How to Describe Alexa

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What to Do

  • Reinforce the power of hands-free, voice-first interactions by highlighting situations where customers are multitasking or their hands are occupied.
  • Reinforce the usage of Amazon devices and Alexa in a customer’s daily routine as helpful, useful, and entertaining; solving problems/enhancing lives, and enabling accomplishment of the customer’s needs.
  • Highlight the personal relationship customers have with Alexa.
  • Use exact Alexa utterances when demonstrating how to interact with Alexa, or when demonstrating capabilities and features. Examples of utterances include: “Alexa, what’s on my calendar today?” “Alexa, play song of the day.” “Alexa, add milk to my shopping list.” Additional Alexa utterances can be found on the All Things Alexa page.
  • If you make any claims about Amazon devices (e.g., fills the room with immersive, 360-degree omni-directional audio), please use the claims listed on our product detail pages.
  • Use utterances that have been tested and validated. Test your utterance three times to ensure it functions properly. For examples of good utterances to use, see the All Things Alexa page.
  • Always include the wake word “Alexa” in utterances. Wake words come at the beginning of an utterance.
  • Obtain rights for any talent or content featured in your marketing (see SAG Guidelines for more information).
  • If your creative has any audio containing a wake word (Alexa, Amazon, Echo, Computer), follow the fingerprinting submission process.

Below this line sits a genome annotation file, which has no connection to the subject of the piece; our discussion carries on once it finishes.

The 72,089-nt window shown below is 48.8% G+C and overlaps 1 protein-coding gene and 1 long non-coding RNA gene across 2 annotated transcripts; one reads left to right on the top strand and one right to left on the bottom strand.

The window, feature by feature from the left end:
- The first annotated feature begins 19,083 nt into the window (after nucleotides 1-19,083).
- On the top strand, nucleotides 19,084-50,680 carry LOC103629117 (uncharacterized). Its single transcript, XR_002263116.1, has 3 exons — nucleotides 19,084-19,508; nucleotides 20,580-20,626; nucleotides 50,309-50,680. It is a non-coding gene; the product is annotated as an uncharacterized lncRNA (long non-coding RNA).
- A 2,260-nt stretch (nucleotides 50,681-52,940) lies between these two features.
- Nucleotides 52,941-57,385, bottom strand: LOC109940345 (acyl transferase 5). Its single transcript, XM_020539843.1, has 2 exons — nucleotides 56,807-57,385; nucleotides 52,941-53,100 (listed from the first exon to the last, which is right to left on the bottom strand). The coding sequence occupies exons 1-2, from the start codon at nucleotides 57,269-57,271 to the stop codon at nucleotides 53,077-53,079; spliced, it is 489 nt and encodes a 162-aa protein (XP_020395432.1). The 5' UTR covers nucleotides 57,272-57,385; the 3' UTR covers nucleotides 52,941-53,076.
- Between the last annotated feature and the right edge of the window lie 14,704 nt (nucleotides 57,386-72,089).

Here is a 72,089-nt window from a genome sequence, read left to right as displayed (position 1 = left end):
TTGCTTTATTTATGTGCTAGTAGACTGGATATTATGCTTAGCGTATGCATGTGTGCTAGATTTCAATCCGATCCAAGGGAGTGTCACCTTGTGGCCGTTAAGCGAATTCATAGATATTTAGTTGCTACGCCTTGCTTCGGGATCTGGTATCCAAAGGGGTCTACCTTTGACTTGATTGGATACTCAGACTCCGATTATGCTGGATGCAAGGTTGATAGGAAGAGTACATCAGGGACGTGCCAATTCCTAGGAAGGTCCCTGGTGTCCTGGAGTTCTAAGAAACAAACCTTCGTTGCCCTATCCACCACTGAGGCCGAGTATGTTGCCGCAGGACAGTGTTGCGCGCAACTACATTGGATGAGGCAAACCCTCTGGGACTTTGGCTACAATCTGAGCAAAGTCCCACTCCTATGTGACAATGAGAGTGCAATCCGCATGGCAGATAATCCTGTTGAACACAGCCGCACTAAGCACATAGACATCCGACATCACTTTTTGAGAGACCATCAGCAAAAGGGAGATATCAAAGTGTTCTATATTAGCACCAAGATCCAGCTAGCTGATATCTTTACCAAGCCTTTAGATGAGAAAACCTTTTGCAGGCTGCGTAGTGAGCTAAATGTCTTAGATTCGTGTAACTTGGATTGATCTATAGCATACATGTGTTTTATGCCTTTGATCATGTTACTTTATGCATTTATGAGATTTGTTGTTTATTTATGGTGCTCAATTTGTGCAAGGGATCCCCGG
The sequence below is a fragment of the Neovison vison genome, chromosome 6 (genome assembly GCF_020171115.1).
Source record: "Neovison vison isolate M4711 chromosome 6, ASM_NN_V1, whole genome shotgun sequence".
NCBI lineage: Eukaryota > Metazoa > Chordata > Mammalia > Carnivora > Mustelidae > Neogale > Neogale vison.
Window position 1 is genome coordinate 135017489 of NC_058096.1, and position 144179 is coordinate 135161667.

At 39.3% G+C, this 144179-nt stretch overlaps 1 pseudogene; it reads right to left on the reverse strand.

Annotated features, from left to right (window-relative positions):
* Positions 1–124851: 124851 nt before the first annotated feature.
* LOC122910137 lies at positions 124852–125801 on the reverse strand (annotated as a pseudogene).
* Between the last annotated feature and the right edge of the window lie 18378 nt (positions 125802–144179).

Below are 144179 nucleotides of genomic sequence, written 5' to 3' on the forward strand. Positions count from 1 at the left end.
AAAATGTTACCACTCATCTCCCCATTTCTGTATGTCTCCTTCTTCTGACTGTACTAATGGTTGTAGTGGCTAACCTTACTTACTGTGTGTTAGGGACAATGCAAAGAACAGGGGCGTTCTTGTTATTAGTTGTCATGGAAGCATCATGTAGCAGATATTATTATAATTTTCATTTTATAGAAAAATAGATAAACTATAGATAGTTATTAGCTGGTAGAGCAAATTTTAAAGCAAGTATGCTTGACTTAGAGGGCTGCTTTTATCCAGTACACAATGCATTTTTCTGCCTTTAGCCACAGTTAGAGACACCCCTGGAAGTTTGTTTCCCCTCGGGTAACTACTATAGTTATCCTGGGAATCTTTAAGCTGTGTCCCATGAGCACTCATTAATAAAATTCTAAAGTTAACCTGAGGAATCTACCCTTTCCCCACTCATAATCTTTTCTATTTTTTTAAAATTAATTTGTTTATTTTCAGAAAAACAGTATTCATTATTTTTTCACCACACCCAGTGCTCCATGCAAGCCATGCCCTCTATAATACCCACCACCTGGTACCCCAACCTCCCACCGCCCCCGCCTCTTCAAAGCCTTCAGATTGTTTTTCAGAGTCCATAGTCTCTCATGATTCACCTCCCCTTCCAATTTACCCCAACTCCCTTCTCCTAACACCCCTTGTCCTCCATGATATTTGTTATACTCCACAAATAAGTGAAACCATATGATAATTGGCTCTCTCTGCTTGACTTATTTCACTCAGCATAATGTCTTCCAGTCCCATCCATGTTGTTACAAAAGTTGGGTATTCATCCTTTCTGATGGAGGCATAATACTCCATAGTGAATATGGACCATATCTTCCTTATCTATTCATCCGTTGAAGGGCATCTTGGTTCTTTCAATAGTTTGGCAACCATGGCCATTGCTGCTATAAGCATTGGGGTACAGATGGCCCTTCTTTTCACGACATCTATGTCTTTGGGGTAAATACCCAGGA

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What to Avoid

  • Don’t refer to Alexa as a platform or ecosystem.
  • Don’t use the following terms to describe Alexa: personal assistant, virtual assistant, or robot.
  • Do not refer to Alexa with “hey” in any utterances when promoting or co-marketing with Alexa and Echo (e.g., “Hey Alexa”).
  • Don’t use the term “listening” to describe how Amazon Echo or Alexa Built-in devices work. Visit amazon.com/alexaprivacy for examples of how to accurately describe wake word detection and other privacy features.
  • Don’t make any comparative claims (e.g., “compatible with more smart home devices than competitors”).
  • Don’t diminish the power of hands-free, voice first interactions by portraying users shouting at or leaning into devices.
  • Don’t confirm a purchase if you are using a shopping utterance in your audio.

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Additional Resources
ECHO

Echo Brand Guidelines